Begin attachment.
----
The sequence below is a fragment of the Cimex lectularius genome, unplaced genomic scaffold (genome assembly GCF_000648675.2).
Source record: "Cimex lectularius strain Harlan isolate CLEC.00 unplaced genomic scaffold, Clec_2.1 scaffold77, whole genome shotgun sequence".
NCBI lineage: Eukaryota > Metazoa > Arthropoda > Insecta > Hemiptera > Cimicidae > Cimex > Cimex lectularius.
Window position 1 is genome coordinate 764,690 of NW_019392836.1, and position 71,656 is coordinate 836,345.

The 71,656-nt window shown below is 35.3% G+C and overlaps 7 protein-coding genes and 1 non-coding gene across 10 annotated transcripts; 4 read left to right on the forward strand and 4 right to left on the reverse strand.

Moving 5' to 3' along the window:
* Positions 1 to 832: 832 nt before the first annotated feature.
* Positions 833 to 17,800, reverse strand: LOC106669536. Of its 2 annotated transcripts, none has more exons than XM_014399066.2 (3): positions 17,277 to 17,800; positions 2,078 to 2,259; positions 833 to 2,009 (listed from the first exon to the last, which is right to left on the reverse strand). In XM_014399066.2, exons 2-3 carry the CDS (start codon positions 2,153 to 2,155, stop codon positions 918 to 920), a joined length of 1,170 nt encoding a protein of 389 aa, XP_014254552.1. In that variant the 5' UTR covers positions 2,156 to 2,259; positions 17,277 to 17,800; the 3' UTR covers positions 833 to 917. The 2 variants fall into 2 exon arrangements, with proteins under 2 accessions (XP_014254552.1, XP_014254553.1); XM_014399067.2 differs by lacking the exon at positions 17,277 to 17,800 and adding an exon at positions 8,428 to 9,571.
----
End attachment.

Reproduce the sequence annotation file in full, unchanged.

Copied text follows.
The sequence below is a fragment of the Cimex lectularius genome, unplaced genomic scaffold (genome assembly GCF_000648675.2).
Source record: "Cimex lectularius strain Harlan isolate CLEC.00 unplaced genomic scaffold, Clec_2.1 scaffold77, whole genome shotgun sequence".
NCBI lineage: Eukaryota > Metazoa > Arthropoda > Insecta > Hemiptera > Cimicidae > Cimex > Cimex lectularius.
Window position 1 is genome coordinate 764,690 of NW_019392836.1, and position 71,656 is coordinate 836,345.

The 71,656-nt window shown below is 35.3% G+C and overlaps 7 protein-coding genes and 1 non-coding gene across 10 annotated transcripts; 4 read left to right on the forward strand and 4 right to left on the reverse strand.

Moving 5' to 3' along the window:
* Positions 1 to 832: 832 nt before the first annotated feature.
* Positions 833 to 17,800, reverse strand: LOC106669536. Of its 2 annotated transcripts, none has more exons than XM_014399066.2 (3): positions 17,277 to 17,800; positions 2,078 to 2,259; positions 833 to 2,009 (listed from the first exon to the last, which is right to left on the reverse strand). In XM_014399066.2, exons 2-3 carry the CDS (start codon positions 2,153 to 2,155, stop codon positions 918 to 920), a joined length of 1,170 nt encoding a protein of 389 aa, XP_014254552.1. In that variant the 5' UTR covers positions 2,156 to 2,259; positions 17,277 to 17,800; the 3' UTR covers positions 833 to 917. The 2 variants fall into 2 exon arrangements, with proteins under 2 accessions (XP_014254552.1, XP_014254553.1); XM_014399067.2 differs by lacking the exon at positions 17,277 to 17,800 and adding an exon at positions 8,428 to 9,571.